Consensus Papers

Clinical Data Management in the United States: Where We Have Been and Where We Are Going

Authors: Mary A. Banach (Vanderbilt University Medical Center) , Kaye H. Fendt (Independent Researcher) , Johann Proeve (Cyntegrity) , Dale Plummer (Vanderbilt University Medical Center) , Samina Qureshi (MedDRA Maintenance and Support Services Organization) , Nimita Limaye (IDC Health)

  • Clinical Data Management in the United States: Where We Have Been and Where We Are Going

    Consensus Papers

    Clinical Data Management in the United States: Where We Have Been and Where We Are Going

    Authors: , , , , ,

Abstract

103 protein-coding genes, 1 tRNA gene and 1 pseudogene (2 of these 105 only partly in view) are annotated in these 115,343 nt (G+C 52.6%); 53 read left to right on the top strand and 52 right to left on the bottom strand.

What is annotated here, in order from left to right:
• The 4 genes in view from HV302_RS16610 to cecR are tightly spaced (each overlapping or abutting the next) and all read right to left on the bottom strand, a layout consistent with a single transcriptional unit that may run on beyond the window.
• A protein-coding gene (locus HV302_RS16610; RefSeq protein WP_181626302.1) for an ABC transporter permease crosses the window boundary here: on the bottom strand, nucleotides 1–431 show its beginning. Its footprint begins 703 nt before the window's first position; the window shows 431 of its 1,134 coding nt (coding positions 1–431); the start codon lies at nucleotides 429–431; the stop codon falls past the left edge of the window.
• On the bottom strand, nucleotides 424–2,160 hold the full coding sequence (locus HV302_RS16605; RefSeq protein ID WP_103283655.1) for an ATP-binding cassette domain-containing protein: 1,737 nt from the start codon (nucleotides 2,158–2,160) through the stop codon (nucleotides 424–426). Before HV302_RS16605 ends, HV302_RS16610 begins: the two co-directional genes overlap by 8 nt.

In the United States, clinical data management (CDM) has been accelerating from a single focus on collecting and preparing clinical trial data for study analysis to a multi-pronged endeavor. This endeavor emphasizes quality data from inception or planning of study design to collection, coding, analysis, reporting, and sharing of all applicable and available data. In this article the influence of legislation and scientific expertise in the collection and analysis of valid, sound data is detailed. FDA requirements as well as academic and technical developments have led to better, more precise and reliable methods in CDM. As such, the perspectives of industry, academia, and non-profits are presented. The role of CDM, at the center of the clinical data explosion, is described, demonstrating how data managers coordinate and build on expertise from all stakeholders. The dependence of biomedical research on CDM and quality data for breakthroughs in diagnostics, drugs, biologics and vaccines is examined. The state of current educational programs is detailed and suggestions are made for new interdisciplinary programs that can provide technical support for all clinical research endeavors. In the article, CDM is viewed through the lens of providing leadership in clinical research and striving to overcome obstacles in communicating the latest technological changes to all stakeholders.